Last week, Montreal Canadiens general manager Mark Bergevin made the controversial decision to trade rugged winger Travis Moen to the Dallas Stars for veteran defenseman Sergei Gonchar.
— Doug Hempstead (@DougHempstead) November 11, 2014
Many wonder how a 40 year old player with a history of injuries and whose best years are far behind him can help a speedy team in the midst of a youth movement. It’s a valid question, and one that can only really be answered after more than the current three game sample size; but in the meanwhile, I’ll say, I stand wholeheartedly behind this trade for a few reasons.
Gonchar, now well past his prime, waived his no trade clause to join the upstart Canadiens roster. Sure, it’s disappointing to have an All Star player join your team in the twilight of his career but this isn’t exactly the same as signing a local hero in the hopes that he can play better than expected. The Habs were in desperate need of improving their special teams and managed to sign a veteran leader whose specialty happens to be the power play.
Gonchar the Veteran Leader
The Habs lost two of their loudest locker room voices when they opted not to re-sign captain Brian Gionta and then traded alternate captain Josh Gorges, both now with the Buffalo Sabres.
The loss of leadership is evidenced by the fact that the Habs decided to rotate four alternate captains rather than name Gionta’s successor. It is further evidenced by the team’s sloppy starts, chaotic special teams and undisciplined play. Sure, coaching can take its share of the blame for low possession numbers and odd match-ups but the team’s young core has clearly lacked guidance on the ice; that much-needed calming presence that has been Markov and Plekanec’s signature over the last few years. Now they have help.
In three games with his new club, Gonchar has had a calming effect on the team, especially on the power play that has scored 4 times in 12 tries, a considerable improvement on its 7.1% efficiency rating.
As P.A. Parenteau told The Gazette when asked to explain the resurgence of a doomed power play:
“The addition of Gonch doesn’t hurt,” Parenteau said. “He settles things down out there. He brings a lot of leadership to the power play and you need that, especially when things aren’t going well. He’s confident, he doesn’t force the play and he makes the right decisions. That goes a long way when the power play struggles.”
We can only hope that Gonchar’s arrival means we will not have to see the dump and chase ‘cycle’ anymore and that he and Markov will stand as the quiet on-ice leaders who direct the play on the ice. There are still plenty of loud voices in the locker room to help energize the team, but the addition of Gonchar will help put the puck in the net.
A Boost for the Power Play
The move also gives Therrien options. Markov and Gonchar form an efficient first unit power play duo on the points; one that has seen considerable international play, and was good for two goals on Saturday night against the Flyers. It also allows P.K. Subban and Galchenyuk to unleash their creativity as a part of the second unit, for beauties like this one:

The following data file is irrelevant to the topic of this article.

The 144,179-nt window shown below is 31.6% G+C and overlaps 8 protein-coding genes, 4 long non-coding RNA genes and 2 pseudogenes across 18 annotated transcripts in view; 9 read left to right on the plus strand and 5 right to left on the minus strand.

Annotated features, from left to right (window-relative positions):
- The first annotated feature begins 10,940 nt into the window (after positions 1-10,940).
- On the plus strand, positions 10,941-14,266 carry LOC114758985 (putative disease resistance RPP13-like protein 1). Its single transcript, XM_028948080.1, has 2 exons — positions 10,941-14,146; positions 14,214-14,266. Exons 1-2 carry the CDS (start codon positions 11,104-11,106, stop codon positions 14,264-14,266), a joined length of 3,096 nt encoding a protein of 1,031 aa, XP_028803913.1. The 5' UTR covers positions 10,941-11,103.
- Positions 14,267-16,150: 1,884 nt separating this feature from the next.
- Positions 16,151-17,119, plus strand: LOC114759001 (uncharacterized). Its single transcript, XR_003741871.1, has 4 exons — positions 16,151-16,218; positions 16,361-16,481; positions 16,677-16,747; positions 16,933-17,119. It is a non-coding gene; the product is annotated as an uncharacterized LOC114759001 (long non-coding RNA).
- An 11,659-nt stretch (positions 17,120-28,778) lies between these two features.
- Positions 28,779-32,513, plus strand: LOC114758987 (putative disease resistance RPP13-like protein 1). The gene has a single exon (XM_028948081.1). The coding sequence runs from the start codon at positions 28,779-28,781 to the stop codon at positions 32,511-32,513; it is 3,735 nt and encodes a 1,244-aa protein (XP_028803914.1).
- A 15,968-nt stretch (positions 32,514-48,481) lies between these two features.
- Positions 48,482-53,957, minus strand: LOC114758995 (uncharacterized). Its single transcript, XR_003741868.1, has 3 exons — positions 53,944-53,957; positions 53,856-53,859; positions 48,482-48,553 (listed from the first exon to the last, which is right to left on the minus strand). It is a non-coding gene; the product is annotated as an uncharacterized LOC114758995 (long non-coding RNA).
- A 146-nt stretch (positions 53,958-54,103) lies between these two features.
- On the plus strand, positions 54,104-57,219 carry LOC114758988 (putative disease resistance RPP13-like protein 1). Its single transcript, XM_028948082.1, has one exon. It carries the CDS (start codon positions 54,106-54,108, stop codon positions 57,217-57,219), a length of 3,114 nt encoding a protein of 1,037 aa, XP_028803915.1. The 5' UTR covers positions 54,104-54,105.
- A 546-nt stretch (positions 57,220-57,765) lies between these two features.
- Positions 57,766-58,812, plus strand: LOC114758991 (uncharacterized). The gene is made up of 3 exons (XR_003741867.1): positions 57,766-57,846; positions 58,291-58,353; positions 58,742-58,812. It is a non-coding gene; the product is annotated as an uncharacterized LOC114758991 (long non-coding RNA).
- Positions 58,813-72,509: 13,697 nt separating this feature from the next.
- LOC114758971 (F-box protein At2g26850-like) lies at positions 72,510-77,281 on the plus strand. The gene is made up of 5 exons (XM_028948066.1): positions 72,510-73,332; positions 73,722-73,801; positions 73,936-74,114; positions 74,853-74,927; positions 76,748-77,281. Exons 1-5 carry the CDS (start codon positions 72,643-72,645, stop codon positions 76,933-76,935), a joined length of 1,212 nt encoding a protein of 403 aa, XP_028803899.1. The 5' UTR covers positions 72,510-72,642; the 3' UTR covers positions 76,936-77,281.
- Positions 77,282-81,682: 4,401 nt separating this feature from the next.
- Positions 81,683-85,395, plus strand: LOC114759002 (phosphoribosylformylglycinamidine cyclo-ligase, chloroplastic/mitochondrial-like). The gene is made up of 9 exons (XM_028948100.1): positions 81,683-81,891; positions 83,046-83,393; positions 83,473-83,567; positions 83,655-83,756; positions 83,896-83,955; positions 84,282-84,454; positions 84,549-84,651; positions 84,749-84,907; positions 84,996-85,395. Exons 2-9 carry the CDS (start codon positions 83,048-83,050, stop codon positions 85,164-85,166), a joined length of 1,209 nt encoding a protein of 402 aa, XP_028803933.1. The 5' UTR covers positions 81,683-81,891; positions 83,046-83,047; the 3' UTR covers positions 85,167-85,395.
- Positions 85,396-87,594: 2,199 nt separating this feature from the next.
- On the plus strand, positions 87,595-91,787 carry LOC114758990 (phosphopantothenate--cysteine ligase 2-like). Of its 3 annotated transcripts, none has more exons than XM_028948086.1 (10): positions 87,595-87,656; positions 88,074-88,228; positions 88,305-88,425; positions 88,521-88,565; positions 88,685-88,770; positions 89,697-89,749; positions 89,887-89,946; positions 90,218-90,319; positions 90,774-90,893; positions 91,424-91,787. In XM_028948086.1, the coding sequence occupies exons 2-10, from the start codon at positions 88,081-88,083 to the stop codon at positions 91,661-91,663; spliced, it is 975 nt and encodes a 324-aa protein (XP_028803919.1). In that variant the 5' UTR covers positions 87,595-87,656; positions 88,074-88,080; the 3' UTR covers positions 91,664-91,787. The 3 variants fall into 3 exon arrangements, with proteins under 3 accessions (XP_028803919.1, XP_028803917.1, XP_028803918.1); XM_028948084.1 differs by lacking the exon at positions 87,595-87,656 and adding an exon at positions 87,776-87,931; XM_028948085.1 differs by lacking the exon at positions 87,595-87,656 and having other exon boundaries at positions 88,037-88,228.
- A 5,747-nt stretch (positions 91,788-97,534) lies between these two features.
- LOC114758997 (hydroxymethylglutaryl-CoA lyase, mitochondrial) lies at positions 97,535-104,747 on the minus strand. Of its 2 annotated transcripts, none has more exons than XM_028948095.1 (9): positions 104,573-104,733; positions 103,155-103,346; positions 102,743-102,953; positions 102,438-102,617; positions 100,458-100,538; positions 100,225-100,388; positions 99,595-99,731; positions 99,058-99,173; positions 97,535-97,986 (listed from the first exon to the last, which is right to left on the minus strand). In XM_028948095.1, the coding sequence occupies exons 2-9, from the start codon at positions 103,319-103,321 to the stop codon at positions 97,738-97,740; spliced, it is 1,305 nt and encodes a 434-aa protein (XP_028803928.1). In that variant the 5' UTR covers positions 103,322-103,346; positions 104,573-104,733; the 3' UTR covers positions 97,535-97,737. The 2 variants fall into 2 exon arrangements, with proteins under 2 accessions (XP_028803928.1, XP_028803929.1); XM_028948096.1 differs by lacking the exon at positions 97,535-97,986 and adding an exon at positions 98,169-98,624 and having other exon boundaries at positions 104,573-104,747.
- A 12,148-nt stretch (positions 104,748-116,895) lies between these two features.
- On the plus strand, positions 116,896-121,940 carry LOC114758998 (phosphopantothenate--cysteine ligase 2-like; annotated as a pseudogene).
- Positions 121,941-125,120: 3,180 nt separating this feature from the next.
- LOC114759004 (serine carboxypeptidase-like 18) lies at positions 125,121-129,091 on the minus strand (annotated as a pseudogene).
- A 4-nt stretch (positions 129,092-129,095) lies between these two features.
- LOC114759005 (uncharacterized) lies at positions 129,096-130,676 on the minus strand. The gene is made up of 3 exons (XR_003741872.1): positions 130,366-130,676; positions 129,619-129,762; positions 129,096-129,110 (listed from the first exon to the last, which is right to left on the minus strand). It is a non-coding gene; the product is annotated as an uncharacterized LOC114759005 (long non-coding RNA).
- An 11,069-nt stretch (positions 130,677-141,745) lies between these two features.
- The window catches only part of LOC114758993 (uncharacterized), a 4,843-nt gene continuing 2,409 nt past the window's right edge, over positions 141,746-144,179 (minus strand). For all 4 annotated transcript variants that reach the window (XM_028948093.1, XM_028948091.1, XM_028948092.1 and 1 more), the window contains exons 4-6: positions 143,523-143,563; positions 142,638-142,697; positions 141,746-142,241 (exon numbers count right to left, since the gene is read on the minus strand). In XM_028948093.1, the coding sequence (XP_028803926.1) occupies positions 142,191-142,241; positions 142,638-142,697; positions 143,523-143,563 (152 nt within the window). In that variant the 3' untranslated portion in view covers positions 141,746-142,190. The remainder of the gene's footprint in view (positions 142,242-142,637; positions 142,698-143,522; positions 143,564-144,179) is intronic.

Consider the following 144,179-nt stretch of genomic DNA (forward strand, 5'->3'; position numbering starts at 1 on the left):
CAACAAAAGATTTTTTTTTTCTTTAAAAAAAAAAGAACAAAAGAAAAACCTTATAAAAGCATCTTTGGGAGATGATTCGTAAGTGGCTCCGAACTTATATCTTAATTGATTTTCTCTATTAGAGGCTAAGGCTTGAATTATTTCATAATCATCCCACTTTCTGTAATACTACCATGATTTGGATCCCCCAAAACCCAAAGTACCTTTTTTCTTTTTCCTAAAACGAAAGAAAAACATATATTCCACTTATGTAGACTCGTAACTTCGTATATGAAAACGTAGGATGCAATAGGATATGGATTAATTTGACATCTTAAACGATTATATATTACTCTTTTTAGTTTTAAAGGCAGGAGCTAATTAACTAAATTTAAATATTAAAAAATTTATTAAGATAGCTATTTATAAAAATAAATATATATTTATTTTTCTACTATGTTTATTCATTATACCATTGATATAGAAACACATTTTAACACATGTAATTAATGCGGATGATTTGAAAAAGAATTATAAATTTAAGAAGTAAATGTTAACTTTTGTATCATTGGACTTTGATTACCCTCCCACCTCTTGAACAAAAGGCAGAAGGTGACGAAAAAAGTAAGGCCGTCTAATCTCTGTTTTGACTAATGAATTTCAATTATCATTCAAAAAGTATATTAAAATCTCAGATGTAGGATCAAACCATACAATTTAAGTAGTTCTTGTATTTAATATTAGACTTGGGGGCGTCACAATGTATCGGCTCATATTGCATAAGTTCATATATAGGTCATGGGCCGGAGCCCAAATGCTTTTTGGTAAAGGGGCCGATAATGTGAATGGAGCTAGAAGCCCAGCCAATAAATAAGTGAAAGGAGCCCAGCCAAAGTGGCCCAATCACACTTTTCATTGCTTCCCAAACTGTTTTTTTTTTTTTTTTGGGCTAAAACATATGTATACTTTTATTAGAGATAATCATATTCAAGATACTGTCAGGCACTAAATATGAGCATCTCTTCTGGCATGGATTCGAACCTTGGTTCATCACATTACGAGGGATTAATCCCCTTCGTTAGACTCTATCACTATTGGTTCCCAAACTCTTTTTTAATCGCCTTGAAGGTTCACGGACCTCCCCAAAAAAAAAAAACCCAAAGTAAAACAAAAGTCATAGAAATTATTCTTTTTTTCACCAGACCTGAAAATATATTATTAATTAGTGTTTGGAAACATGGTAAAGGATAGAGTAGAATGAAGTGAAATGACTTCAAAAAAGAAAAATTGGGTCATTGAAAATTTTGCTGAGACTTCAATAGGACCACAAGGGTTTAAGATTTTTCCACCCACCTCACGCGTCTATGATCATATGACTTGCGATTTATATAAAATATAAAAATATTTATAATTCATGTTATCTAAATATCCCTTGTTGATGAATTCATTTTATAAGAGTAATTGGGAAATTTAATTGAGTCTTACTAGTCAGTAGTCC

Making Room for the Kids
The other important benefit to the trade is the departure of Travis Moen. Moen, for the record, was a favourite of mine but one that couldn’t (ironically?) keep up with the youth movement. The trade played right into the hopes and dreams of fans who wanted young players in the lineup.
Yes, Jiri Sekac was the direct beneficiary of the René Bourque’s demotion but freeing up space on the 4th line was equally important. Firstly, the team did not need three grinders in the lineup which, because of Moen and the very effective Brandon Prust, left Weise in the press box on more than one occasion. Weise is ten years younger than Moen and has the legs to keep up with the team’s best players and the unrelenting energy to drive to the net at all costs; a less appealing role for Moen at 32 years. Weise’s reinsertion to the lineup paid immediate dividends.
Secondly, while young defenseman Jarred Tinordi will likely stay in Hamilton as a result of Gonchar’s arrival, the move hasn’t hurt Nathan Beaulieu, who was dressed the last three games as the 7th defenseman. Granted, dressing 7 defenseman is not a long-term solution but it works for the moment. While Gonchar is finding his stride, Beaulieu will gain valuable experience playing both forward and defense, albeit in a limited role. He was even given some power play time against the Bruins and managed an assist as a result.
Gonchar’s Long-Term Affect
The main concern about the deal seems to be that Gonchar’s $4.6 million cap hit is considerably larger than Moen’s $1.85 million. Granted, Gonchar is only signed through this season but it still limits Bergevin’s ability to add a winger, which the team clearly needs, should he find one. The truth is, there’s plenty of time to add a winger since the team has yet to suffer any significant injuries this season, which, in this day and age, is a virtual certainty.
A lot can and will happen before the March NHL trade deadline and until then, the Habs have a better chance of making the playoffs with Gonchar in the lineup, even if he isn’t the smoothest skater or if players get around him now and then. I don’t think Bergevin’s plan was to handicap the future by requesting immediate help. I think he was filling in some of the holes that had thus far prevented a good team from being great.